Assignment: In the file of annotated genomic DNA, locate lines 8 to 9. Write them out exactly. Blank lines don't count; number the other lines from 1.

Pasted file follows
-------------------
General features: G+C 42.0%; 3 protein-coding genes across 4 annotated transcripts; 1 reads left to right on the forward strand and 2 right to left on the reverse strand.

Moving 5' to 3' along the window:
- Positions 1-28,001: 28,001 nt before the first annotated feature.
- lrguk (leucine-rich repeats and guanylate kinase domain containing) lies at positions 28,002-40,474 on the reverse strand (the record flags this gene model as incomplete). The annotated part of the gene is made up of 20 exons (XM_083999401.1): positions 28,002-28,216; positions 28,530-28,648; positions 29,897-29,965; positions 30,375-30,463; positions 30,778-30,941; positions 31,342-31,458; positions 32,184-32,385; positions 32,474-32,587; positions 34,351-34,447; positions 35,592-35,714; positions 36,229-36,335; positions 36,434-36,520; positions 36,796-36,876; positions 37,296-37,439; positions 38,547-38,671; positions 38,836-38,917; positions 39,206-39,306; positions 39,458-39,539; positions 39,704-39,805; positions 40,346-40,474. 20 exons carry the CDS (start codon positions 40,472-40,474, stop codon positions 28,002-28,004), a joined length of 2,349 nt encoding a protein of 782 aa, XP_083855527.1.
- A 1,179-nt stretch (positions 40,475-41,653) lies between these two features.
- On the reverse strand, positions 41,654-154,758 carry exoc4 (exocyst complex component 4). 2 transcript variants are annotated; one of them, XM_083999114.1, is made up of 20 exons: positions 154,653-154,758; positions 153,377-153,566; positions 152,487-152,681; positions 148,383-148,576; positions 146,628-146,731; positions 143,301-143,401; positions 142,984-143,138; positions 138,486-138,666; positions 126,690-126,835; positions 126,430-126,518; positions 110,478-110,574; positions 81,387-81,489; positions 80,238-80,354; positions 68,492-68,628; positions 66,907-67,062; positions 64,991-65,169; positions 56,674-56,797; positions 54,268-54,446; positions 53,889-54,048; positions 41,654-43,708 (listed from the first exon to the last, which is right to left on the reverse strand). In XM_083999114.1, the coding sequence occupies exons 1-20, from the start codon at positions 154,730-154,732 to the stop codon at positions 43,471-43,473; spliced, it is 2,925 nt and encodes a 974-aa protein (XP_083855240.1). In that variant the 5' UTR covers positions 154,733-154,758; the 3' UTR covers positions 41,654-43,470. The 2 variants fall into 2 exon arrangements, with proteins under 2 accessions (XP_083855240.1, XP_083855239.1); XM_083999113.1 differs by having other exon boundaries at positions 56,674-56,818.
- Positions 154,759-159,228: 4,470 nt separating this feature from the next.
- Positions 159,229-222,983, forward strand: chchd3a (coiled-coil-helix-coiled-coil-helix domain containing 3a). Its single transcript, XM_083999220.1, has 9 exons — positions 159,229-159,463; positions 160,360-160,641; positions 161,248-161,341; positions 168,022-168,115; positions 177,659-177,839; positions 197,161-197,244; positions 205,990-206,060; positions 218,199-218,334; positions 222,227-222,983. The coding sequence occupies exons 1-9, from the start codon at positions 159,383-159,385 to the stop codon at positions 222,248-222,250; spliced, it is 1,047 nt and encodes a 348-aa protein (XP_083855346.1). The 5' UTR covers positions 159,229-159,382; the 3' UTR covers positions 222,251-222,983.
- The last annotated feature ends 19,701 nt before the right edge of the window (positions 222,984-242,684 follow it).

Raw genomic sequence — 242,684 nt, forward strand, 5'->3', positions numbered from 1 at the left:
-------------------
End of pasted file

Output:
- Positions 159,229-222,983, forward strand: chchd3a (coiled-coil-helix-coiled-coil-helix domain containing 3a). Its single transcript, XM_083999220.1, has 9 exons — positions 159,229-159,463; positions 160,360-160,641; positions 161,248-161,341; positions 168,022-168,115; positions 177,659-177,839; positions 197,161-197,244; positions 205,990-206,060; positions 218,199-218,334; positions 222,227-222,983. The coding sequence occupies exons 1-9, from the start codon at positions 159,383-159,385 to the stop codon at positions 222,248-222,250; spliced, it is 1,047 nt and encodes a 348-aa protein (XP_083855346.1). The 5' UTR covers positions 159,229-159,382; the 3' UTR covers positions 222,251-222,983.
- The last annotated feature ends 19,701 nt before the right edge of the window (positions 222,984-242,684 follow it).